Ee Lyn Lim answered on 28 Jun 2013:
Diseases that cause death do it by shutting down the functions of some of your organs, and they can do it in any number of ways. If a bacteria or virus infects an important organ, it’s easy to see how – if the tuberculosis bacteria destroys your lungs, or if the Hepatitis virus stops your liver working, for example. Some bacteria are actually fairly harmless (for example if they’re just infecting a wound on your skin) but will kill you if they get into your blood – that’s because the same inflammation that makes your skin turn red and swollen around the wound will then happen in your WHOLE BODY – all your blood vessels suddenly expand let lots of water out into your tissues, so your blood pressure drops like a rock. That’s called toxic shock syndrome.
In the same way, non-infectious diseases can also kill you if they manage to shut down your organs. Heart disease is an obvious one – you can’t stay alive if your heart doesn’t pump blood! Cancer is a sneaky one, because it can destroy organs close to the tumour simply by squashing them, or it can metastasise all over the body and disable all the organs at once. Many other diseases like multiple sclerosis or muscular dystrophy also kill you by taking away your ability to move (by taking out your nerves or muscles), so that you stop being able to breathe.
Some other diseases are a bit different – they don’t kill you themselves, but they make it really easy for other diseases to kill you! HIV is a classic one. The virus attacks your immune cells – that in itself doesn’t kill you, but when other bacteria or viruses come along, you have no way of fighting back at all, and even a simple flu can kill you! Sometimes people who take immunosuppressants, such as people who have had an organ transplant, will also not have a working immune system, so diseases that are usually harmless in other people can make them extremely ill.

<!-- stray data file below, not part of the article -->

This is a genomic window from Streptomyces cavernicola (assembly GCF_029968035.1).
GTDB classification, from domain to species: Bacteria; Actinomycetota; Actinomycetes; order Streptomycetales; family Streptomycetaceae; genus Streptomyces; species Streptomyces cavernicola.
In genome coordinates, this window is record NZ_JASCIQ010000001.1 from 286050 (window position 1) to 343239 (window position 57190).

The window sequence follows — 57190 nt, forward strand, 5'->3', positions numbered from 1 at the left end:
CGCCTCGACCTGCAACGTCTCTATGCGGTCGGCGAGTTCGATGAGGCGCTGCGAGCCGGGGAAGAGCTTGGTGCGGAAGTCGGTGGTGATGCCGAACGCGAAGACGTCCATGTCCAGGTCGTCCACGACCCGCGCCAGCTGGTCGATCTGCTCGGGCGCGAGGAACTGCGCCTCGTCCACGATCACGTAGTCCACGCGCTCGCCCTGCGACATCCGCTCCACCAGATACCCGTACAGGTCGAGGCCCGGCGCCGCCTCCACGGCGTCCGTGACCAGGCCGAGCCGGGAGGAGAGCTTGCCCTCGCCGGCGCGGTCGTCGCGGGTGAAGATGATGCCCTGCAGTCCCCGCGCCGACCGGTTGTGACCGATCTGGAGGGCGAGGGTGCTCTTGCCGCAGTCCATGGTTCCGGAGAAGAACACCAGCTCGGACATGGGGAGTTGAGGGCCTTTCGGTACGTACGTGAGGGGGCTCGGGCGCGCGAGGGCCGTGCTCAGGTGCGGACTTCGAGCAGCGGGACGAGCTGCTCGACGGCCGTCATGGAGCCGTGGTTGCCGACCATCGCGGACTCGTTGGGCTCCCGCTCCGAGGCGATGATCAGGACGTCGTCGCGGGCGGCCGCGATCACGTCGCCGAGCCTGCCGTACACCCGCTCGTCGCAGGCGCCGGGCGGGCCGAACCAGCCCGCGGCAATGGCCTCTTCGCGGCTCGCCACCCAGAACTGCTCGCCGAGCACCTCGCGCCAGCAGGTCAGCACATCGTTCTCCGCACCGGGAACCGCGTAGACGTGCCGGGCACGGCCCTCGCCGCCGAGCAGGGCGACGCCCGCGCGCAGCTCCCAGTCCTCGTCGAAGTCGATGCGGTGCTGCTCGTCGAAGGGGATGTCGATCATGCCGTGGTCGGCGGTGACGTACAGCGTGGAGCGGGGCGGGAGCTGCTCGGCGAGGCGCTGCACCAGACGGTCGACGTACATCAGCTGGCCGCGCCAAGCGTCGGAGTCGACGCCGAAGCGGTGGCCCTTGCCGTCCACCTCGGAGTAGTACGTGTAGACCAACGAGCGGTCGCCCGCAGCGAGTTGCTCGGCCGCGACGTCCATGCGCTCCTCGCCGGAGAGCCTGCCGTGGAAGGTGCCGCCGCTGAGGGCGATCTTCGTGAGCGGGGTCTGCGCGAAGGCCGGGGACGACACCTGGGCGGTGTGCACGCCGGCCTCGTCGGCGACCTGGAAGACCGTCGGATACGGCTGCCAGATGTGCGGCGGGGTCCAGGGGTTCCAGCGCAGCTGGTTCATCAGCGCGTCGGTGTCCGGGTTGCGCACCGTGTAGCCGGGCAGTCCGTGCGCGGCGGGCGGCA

But, as Peter’s mentioned in another question, the only reason you die is because your brain can’t get enough oxygen! So whatever organ a disease damages, in the end it stops blood carrying enough oxygen from getting to your brain, which is when you die!
Paul Waines answered on 28 Jun 2013:
Diseases stop your body from working properly- if the disease is really good at doing this, then you can die because your body cannot recover from what the disease is doing to it. It kind of ‘breaks down’ to the point where it can’t be fixed.
Quite often a disease will attack a certain part of the body, and this can cause death. For example, meningitis can cause the brain to swell up dangerously, while heart disease can cause the heart to fail.
However, there are other diseases which affect many parts of the body at the same time. A good example is cancer. These cause a lot of deaths because they make treatment very hard.
I don’t mean to scare you, but there are so many diseases out there that can make people die! Thankfully the body has had thousands of years to learn how to deal with most of them, most of the time!
Hope this answers your question- if not ask again we don’t mind!